Rozendal Associates, http://www.rozendalassociates.com/

23.

J. Hunt, N. Kundtz, N. Landy, V. Nguyen, T. Perram, A. F. Starr, and D. R. Smith, “Broadband wide angle lens implemented with dielectric metamaterials,” Sensors 11, 7982–7991 (2011). [CrossRef] [PubMed]

24.

M. Born and E. Wolf, Principles of Optics (Cambridge University Press, 1977).

25.

A. Mojammad-Djafari, N. Qaddoumi, and R. Zoughi, “A blind deconvolution approach for resolution enhancement of near-field microwave images,” Proc. SPIE 3816, 274–281 (1999). [CrossRef]

26.

S. P. Morgan, “General solution of the Luneberg lens problem,” J. Appl. Phys. 29, 1358–1368 (1958). [CrossRef]

27.

T. Driscoll, H. T. Kim, B. G. Chae, B. J. Kim, Y. W. Lee, N. M. Jokerst, S. Palit, S. R. Smith, M. Di Ventra, and D. N. Basov, “Memory metamaterials,” Science 325, 1518–1521 (2009). [CrossRef] [PubMed]

28.

M. D. Goldflam, T. Driscoll, B. Chapler, O. Khatib, N. M. Jokerst, S. Palit, D. R. Smith, H. T. Kim, M. Di Ventra, and D. N. Basov, “Reconfigurable gradient index using VO2 memory metamaterials,” Appl. Phys. Lett. 99, 044103 (2011). [CrossRef]

29.

N. Kundtz, D. Gaultney, and D. R. Smith, “Scattering cross-section of a transformation optics-based metamaterial cloak,” New J. Phys. 12, 043039 (2010). [CrossRef]

OCIS Codes
(110.2760) Imaging systems : Gradient-index lenses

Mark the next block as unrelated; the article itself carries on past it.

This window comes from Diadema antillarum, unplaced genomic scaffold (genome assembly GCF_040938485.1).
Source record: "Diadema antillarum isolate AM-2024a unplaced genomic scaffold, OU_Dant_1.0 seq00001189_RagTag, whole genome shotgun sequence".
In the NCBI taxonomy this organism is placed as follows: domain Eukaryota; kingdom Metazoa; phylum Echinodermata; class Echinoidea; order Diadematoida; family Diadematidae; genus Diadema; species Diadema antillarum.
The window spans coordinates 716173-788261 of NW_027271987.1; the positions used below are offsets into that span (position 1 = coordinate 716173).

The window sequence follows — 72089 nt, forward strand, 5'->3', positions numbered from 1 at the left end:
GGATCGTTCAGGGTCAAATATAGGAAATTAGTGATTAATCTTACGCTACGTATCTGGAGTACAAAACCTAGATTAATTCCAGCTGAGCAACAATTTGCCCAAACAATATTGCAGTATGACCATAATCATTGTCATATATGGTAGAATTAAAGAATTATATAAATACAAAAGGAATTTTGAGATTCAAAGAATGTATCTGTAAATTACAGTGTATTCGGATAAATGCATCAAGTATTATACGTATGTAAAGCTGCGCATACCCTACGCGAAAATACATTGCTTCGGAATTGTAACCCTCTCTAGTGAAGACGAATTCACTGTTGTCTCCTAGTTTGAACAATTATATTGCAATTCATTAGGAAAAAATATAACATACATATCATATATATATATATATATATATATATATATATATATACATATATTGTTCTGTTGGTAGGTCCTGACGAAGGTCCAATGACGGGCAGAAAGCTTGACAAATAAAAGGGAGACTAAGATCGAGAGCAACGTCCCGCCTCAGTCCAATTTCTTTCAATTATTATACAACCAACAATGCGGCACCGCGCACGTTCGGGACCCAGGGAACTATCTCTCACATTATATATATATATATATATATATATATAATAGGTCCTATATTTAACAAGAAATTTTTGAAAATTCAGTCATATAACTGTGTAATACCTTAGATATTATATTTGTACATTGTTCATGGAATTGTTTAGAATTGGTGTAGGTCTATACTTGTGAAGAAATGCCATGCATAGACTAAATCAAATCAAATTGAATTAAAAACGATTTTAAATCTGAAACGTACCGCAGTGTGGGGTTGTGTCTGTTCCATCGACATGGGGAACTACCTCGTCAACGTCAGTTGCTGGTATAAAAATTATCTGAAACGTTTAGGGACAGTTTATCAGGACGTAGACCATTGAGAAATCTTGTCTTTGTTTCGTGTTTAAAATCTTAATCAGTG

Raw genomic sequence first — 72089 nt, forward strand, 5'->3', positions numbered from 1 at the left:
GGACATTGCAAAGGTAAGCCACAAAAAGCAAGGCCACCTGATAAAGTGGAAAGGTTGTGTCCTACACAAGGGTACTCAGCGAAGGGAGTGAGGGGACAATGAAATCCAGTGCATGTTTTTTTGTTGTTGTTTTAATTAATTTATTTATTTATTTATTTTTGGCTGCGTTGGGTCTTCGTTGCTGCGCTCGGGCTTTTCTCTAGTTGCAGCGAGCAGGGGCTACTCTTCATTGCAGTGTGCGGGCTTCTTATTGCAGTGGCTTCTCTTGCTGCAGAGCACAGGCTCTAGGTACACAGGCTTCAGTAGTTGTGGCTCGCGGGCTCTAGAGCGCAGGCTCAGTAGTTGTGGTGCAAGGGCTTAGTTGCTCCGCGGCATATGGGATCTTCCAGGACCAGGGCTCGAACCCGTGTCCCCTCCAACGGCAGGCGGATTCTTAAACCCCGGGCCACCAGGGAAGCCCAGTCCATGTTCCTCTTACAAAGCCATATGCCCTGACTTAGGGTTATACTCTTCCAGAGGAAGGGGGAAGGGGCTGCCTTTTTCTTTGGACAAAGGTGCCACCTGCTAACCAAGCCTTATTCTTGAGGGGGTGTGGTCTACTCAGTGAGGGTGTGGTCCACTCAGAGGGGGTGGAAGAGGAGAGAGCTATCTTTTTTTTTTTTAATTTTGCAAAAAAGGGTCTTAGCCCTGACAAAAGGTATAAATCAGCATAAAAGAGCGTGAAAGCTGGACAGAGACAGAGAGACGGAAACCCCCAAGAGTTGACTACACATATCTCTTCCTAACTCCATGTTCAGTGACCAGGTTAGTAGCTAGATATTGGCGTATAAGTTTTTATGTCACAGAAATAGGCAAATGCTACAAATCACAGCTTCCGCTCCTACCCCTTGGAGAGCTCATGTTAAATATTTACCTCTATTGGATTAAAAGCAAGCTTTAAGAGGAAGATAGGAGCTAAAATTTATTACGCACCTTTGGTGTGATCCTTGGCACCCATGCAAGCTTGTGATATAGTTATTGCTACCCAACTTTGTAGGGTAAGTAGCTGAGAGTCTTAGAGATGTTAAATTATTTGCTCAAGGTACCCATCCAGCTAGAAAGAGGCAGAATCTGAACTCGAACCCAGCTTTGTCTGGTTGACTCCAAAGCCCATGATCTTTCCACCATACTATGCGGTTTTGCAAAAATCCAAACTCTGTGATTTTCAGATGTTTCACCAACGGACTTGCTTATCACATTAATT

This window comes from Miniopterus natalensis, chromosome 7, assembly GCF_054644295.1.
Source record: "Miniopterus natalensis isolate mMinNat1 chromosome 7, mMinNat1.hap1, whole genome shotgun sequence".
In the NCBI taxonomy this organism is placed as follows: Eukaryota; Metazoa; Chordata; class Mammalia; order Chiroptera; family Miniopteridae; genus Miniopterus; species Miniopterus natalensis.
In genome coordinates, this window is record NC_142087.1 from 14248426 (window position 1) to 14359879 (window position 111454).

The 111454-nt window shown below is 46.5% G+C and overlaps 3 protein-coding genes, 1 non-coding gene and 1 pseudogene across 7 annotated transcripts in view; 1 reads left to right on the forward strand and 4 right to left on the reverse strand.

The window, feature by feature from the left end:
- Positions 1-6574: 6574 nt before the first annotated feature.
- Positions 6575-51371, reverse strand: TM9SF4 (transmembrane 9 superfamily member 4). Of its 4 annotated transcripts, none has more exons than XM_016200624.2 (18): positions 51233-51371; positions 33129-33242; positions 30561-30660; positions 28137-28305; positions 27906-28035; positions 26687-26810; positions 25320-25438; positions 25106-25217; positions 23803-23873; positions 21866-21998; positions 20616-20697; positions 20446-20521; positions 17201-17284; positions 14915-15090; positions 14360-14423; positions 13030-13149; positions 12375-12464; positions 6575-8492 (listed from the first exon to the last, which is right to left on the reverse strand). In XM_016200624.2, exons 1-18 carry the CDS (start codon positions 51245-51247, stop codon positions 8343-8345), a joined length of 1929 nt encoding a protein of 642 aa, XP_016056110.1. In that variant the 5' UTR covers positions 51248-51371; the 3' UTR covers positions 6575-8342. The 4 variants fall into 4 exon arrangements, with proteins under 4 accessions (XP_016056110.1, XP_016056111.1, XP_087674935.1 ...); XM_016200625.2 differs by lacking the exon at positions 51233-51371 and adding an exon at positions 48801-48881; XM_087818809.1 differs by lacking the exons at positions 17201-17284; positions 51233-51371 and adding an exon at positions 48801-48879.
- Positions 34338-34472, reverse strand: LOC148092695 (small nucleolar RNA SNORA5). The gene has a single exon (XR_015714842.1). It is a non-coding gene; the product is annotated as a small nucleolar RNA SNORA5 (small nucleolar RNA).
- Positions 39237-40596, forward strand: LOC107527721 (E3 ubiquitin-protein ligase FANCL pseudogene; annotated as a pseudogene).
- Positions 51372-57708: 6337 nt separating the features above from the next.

(220.0220) Optical design and fabrication : Optical design and fabrication
(160.3918) Materials : Metamaterials

ToC Category:
Metamaterials

History
Original Manuscript: March 23, 2012
Revised Manuscript: May 15, 2012
Manuscript Accepted: May 16, 2012
Published: May 29, 2012

Citation
Tom Driscoll, Guy Lipworth, Jack Hunt, Nathan Landy, Nathan Kundtz, Dimitri N. Basov, and David R. Smith, "Performance of a three dimensional transformation-optical-flattened Lüneburg lens," Opt. Express 20, 13262-13273 (2012)
http://www.opticsinfobase.org/oe/abstract.cfm?URI=oe-20-12-13262


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References

  1. J. B. Pendry, D. Schurig, and D. R. Smith, “Controlling electromagnetic fields,” Science312, 1780–1782 (2006). [CrossRef] [PubMed]
  2. N. Kundtz and D. R. Smith, “Experimental and theoretical advances in the design of complex artificial electromagnetic media,” Ph.D. thesis (Duke University, 2009).
  3. N. Kundtz and D. R. Smith, “Extreme-angle broadband metamaterial lens,” Nat. Mater.9, 129–132 (2010). [CrossRef]